Rather than wait for further court rulings to determine whether its campus media were public, non-public or designated forums, Illinois in the College Campus Press Act legislatively decreed that recognized student publications and broadcast stations at public universities, colleges and community colleges are public forums. As such, they, under Hosty, are entitled to full First Amendment protection. To emphasize the point, the statute provides that public campus media are “not subject to prior review by public officials.”

The act further provides that student editors are solely responsible for determining “the news, opinions, feature content, and advertising content of campus media” and that, accordingly, an institution of higher learning cannot be sued for student expression in a campus publication or broadcast. Recognizing that First Amendment protections are not absolute, the act expressly does not prohibit “the imposition of discipline” for harassment, threats, obscenity, incitement or other speech that is not constitutionally protected.

College media advisers receive special mention and protection in the law. Defined as “a person who is employed, appointed, or designated by the State-sponsored institution of higher learning to supervise or provide instruction relating to campus media,” an adviser can teach “professional standards of grammar and journalism” to students working at a campus medium without jeopardizing the medium’s protection under the act. The statute also protects advisers from pressure from campus officials, saying advisers cannot be “terminated, transferred, removed, otherwise disciplined, or retaliated against for refusing to suppress protected free expression rights of collegiate student journalists and of collegiate student editors.”

The law rounds out its protection of college journalists with a provision allowing students to seek injunctions against the offending public officials. While the act does not provide a means to recover monetary damages, it allows a court to award attorneys fees to a prevailing party. Aware that losing parties frequently try to avoid attorneys fee awards by surrendering before the court declares them the loser, the act defines “prevailing party” to include a party whose claim was the “catalyst” for a “unilateral change in position” by the other side.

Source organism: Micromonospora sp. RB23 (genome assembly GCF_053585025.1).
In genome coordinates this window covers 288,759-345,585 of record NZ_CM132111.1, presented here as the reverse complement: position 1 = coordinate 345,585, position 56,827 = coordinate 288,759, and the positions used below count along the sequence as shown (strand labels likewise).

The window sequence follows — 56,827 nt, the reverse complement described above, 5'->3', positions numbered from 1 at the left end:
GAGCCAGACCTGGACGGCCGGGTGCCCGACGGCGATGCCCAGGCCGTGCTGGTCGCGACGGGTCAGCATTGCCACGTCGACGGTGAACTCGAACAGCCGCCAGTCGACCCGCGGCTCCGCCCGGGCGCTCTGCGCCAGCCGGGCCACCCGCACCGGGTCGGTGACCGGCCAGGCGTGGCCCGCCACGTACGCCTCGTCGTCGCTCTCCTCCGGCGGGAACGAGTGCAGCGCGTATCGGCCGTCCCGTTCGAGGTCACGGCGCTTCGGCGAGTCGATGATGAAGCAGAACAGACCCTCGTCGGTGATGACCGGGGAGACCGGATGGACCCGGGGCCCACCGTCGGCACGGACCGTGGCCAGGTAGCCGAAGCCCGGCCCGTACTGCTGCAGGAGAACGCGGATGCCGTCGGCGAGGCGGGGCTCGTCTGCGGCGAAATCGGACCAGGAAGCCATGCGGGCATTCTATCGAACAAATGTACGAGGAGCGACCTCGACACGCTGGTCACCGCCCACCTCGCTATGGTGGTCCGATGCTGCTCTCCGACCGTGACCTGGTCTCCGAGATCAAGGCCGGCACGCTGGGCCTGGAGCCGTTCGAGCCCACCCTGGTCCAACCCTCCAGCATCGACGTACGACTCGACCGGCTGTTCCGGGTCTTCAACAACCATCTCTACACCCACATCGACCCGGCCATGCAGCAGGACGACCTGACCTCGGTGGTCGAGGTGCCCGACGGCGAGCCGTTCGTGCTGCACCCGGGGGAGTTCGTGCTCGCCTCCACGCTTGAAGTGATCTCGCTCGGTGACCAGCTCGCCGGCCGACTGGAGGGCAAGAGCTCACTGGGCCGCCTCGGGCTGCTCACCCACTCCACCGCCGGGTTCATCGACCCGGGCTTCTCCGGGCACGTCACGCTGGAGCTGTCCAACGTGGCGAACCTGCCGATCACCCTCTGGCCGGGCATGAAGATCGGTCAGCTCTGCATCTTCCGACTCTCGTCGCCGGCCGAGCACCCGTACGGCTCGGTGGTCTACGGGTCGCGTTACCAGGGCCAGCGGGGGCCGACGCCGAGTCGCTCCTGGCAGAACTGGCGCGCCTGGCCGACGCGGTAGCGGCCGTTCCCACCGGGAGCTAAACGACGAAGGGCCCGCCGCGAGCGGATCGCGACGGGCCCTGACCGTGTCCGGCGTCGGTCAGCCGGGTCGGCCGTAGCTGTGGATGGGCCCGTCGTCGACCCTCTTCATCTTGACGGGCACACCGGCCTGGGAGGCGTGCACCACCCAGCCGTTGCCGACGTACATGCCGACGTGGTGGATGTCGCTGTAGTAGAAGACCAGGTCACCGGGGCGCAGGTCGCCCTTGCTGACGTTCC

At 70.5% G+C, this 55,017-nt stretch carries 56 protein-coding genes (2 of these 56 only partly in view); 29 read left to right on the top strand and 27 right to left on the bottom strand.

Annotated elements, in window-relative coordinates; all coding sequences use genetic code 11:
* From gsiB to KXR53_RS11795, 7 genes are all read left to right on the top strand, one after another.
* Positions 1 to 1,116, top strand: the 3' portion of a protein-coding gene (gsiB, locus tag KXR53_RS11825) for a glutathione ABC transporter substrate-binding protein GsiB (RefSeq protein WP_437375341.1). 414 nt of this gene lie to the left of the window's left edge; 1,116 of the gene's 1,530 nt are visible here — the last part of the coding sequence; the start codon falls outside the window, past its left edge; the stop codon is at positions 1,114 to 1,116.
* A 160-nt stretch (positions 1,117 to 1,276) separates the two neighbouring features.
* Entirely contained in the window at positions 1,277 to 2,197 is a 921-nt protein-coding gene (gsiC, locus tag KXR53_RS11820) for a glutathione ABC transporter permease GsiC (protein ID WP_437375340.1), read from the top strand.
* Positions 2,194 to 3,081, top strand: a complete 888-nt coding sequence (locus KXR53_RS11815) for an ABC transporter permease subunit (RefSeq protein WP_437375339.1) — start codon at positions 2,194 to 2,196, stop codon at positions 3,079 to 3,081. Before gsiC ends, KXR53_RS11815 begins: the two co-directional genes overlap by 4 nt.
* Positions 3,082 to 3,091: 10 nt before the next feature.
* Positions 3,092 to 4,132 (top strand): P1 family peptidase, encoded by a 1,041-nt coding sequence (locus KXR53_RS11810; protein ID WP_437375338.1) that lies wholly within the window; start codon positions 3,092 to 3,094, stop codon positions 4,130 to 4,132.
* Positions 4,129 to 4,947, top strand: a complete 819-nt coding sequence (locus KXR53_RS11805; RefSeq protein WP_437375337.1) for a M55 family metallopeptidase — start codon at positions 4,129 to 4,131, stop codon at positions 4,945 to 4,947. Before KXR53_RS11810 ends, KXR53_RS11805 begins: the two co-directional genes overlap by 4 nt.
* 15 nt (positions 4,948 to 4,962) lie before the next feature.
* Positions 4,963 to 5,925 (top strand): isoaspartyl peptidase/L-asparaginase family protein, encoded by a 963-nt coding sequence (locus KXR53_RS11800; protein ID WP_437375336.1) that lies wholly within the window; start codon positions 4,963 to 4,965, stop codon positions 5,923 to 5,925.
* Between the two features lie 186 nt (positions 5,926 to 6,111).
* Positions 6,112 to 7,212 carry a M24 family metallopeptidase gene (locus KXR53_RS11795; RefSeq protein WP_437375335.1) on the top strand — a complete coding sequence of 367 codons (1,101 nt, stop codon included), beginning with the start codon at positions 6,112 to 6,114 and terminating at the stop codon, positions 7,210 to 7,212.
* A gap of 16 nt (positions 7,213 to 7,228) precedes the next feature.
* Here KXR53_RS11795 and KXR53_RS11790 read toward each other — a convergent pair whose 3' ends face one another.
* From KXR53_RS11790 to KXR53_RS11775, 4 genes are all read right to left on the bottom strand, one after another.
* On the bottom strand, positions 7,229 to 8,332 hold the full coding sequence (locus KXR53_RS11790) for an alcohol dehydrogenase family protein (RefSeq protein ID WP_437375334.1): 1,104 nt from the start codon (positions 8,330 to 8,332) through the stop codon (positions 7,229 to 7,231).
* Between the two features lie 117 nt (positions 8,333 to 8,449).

Although the act is a tremendous victory for student journalists, it raises two concerns. First, its definition of “campus media” — “any matter that is prepared, substantially written, published, or broadcast by students . . . under the direction of a student media adviser” — leaves underground and independent journalists and publications outside the act’s protections.

Second, the law’s attempt to define a campus medium as a public forum “for expression by the student journalists and editors” is a First Amendment contradiction. The fundamental tenet of public-forum jurisprudence is that a public forum is open to all, not just to a select group of people. It therefore is probably only a matter of time before non-student journalists use the statute to try to gain free access to the pages and airwaves of their campus media.

These concerns, however, pale in comparison to the freedoms the law protects. Let’s hope the Illinois college media exercise those freedoms responsibly. One catch, after all, exists in all legislation — as easy as the legislature giveth, it can taketh away.